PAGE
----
Monday, June 22, 2015

Emmy Predictions 2015: Who Will and Should Be Nominated for Lead Actor in a Drama Series?

Voting has commenced for The 67th Annual Emmy Awards. Until June 26, voters will cast their ballots for the biggest awards in all of television. And now, it's our time to predict on what will happen - and what we would really like to.

Next up for analysis is Lead Actor in a Drama Series.

The Nominees in 2014:
        Bryan Cranston, Breaking Bad (WINNER)
        Jeff Daniels, The Newsroom
        Jon Hamm, Mad Men
        Woody Harrelson, True Detective
        Matthew McConaughey, True Detective
        Kevin Spacey, House of Cards

There's a very interesting shake-up in the race for Lead Drama Actor this year as three of last year's biggest names are not eligible again. Daniels, Hamm and Spacey are the only ones returning. That means there will be new talent in this field this year. That's an exciting prospect for an awards ceremony typically ruled by the same people appearing every year.

Before I start my speculation on who's mostly likely to pick up a nomination this year, I have to break down the rules for this post. First of all, my 6 picks are essentially the nominees I would select if I was an Emmy voter filling out a ballot. That means I can only pick the actors who submitted themselves for consideration in the field. Plus, I have to honor the Emmy's new rules regarding what classifies as a drama vs. a comedy as well as who is a supporting actor vs. a guest actor. As much as I believe Orange Is the New Black is a comedy and Shameless is a drama, I have to honor the way that the organization has decided to classify them. It's also fair to assume that some stuff that could be deemed spoilers for any of the following shows will come up in discussing an actor's performance on said show. And now, without further ado.....

My 6 Picks for Who Should be Nominated for Lead Actor in a Drama Series:
  • Matthew Rhys in FX's The Americans: In the third season of the period drama, Rhys was doing some career best work as his character Philip Jennings was put under constantly constricting and morally compromising situations. His conviction to the mission was questioned as the impact of his actions brought a heavy emotional weight on his shoulders that was only intensified after he revealed his true identity to his daughter. He may have had some clarity by season's end. But it was such a devastating and compelling year for Rhys. He deserves all the awards - but probably won't get any.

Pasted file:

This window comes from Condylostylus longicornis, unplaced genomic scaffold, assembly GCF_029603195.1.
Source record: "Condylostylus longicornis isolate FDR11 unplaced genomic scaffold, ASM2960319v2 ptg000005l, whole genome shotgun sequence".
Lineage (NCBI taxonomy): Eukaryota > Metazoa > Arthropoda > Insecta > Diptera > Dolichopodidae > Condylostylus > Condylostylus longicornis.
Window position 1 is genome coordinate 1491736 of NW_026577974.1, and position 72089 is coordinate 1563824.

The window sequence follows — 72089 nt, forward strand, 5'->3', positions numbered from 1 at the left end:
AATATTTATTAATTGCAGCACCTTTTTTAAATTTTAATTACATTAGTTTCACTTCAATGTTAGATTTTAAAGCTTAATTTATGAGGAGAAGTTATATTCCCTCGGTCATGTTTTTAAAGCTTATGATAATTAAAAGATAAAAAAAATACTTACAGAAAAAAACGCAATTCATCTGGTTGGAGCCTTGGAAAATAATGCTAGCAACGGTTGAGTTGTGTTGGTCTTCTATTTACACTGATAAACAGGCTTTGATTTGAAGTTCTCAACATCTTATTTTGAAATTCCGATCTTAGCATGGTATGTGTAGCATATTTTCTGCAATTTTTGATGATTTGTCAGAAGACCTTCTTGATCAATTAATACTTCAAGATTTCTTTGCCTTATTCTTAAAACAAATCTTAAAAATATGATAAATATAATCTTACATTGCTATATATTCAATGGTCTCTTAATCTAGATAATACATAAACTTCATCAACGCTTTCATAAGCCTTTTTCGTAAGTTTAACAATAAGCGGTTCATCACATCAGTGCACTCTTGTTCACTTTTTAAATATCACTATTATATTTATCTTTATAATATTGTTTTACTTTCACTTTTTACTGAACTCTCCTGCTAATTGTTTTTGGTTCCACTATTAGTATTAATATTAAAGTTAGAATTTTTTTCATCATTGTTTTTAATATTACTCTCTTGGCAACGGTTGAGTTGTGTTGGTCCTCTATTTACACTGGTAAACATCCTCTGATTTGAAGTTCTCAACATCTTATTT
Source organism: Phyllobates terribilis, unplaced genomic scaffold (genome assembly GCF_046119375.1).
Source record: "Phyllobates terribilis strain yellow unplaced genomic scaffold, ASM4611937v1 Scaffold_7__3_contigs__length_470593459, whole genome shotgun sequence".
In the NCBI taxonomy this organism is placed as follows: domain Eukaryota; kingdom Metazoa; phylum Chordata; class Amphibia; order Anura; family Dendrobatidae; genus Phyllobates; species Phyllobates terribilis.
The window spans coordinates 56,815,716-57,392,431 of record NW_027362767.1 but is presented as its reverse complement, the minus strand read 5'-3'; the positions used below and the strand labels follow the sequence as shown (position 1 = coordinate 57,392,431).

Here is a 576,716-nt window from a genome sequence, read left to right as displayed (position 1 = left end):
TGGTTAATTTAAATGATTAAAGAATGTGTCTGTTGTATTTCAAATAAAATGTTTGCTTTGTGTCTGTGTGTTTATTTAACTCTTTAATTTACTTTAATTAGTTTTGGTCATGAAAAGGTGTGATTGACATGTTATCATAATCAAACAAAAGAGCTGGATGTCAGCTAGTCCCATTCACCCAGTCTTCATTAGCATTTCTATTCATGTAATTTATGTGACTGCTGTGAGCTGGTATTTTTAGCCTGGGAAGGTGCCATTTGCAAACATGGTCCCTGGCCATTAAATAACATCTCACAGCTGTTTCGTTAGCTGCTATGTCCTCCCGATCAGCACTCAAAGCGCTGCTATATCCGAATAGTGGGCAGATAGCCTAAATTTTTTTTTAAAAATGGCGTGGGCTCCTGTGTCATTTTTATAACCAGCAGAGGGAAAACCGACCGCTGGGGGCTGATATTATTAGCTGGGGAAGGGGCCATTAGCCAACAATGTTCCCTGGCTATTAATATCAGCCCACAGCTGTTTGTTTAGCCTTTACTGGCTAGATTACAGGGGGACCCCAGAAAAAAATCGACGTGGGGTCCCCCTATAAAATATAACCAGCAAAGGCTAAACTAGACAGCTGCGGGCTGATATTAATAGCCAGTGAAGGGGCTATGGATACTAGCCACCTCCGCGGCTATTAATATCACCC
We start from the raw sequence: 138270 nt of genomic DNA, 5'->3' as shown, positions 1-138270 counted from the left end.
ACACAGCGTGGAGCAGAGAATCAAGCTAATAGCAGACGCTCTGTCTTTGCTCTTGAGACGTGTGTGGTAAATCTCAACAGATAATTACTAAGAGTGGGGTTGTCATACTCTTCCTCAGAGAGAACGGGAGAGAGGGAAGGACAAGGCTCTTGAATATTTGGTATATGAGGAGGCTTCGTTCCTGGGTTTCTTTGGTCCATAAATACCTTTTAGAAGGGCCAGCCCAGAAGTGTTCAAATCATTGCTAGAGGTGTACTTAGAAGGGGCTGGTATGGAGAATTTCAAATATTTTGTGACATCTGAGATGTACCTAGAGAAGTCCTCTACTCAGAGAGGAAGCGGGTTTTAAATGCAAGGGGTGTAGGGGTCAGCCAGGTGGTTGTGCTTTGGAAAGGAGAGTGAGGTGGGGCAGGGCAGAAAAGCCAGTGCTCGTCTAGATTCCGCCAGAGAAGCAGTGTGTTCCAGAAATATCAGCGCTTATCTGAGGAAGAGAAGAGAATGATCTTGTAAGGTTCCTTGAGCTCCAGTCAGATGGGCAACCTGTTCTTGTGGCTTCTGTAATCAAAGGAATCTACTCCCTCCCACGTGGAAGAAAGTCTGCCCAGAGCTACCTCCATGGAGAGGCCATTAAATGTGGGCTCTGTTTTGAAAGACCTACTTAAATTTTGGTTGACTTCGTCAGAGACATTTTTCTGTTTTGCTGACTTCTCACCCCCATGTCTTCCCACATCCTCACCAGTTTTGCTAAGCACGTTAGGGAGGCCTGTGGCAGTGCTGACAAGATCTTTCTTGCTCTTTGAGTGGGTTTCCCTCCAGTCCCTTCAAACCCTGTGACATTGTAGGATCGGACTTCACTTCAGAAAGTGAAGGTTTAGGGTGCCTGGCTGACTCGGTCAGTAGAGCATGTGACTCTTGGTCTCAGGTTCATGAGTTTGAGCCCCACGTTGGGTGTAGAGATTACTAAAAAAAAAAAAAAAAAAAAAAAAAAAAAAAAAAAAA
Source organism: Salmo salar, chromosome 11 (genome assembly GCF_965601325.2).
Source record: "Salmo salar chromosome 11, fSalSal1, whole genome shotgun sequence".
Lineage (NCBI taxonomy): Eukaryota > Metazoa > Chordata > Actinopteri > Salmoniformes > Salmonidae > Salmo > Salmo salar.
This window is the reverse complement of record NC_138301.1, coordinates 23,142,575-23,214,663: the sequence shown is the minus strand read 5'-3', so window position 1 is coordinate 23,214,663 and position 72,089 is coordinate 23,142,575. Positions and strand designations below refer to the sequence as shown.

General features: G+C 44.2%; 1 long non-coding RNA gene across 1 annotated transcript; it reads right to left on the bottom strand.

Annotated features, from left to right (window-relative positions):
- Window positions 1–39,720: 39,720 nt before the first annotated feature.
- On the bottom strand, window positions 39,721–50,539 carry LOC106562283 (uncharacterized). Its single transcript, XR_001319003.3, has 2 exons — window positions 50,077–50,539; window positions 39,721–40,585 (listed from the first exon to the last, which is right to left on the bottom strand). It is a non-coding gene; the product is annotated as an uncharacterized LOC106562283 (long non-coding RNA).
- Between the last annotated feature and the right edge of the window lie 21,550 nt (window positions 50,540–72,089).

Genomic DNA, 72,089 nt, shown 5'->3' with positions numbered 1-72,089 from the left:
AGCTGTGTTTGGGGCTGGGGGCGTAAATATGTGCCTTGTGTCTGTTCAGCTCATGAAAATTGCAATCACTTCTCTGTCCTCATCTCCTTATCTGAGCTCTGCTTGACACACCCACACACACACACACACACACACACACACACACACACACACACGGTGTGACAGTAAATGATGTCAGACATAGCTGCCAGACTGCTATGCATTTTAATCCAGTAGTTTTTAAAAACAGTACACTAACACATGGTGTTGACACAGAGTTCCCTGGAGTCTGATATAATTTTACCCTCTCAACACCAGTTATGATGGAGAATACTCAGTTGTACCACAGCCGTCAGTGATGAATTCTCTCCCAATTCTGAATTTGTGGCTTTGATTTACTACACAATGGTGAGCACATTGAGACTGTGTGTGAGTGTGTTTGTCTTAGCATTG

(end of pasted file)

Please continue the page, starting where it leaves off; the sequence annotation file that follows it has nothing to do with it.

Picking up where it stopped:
• Bob Odenkirk in AMC's Better Call Saul: Odenkirk had his work cut out for him in trying to come after Bryan Cranston's Walter White - a role that won four acting Emmys over the years. But Odenkirk and the creative team crafted a completely different narrative for his Jimmy McGill. It was one equally tragic but also played to Odenkirk's strengths as a versatile and dynamic actor much more than Breaking Bad ever did. He was a true standout this year.
  • Aden Young in SundanceTV's Rectify: Rectify truly is unlike any other show on TV because of its desire to focus on the characters and not the mystery of their past actions. The arc of the second season was so strong as Young's Daniel Holden tried to move on with his life before having to face the events of his past again in stunning fashion in the finale. That closing hour was a beautiful piece of storytelling that kept the focus intently on Holden as he was faced with one of the biggest decisions of his life.
  • Michael Sheen in Showtime's Masters of Sex: The second season of the period drama was way more uneven than its first. And yet, "Fight" was one of the most compelling episodes of the entire season on any show as it featured Sheen and co-star Lizzy Caplan together in a room for almost the entire hour delving further into what their relationship is becoming in the wake of their work together. It was a stunning hour and Sheen was absolutely captivating in it. It's a very impressive overall tape if he should somehow get the nomination.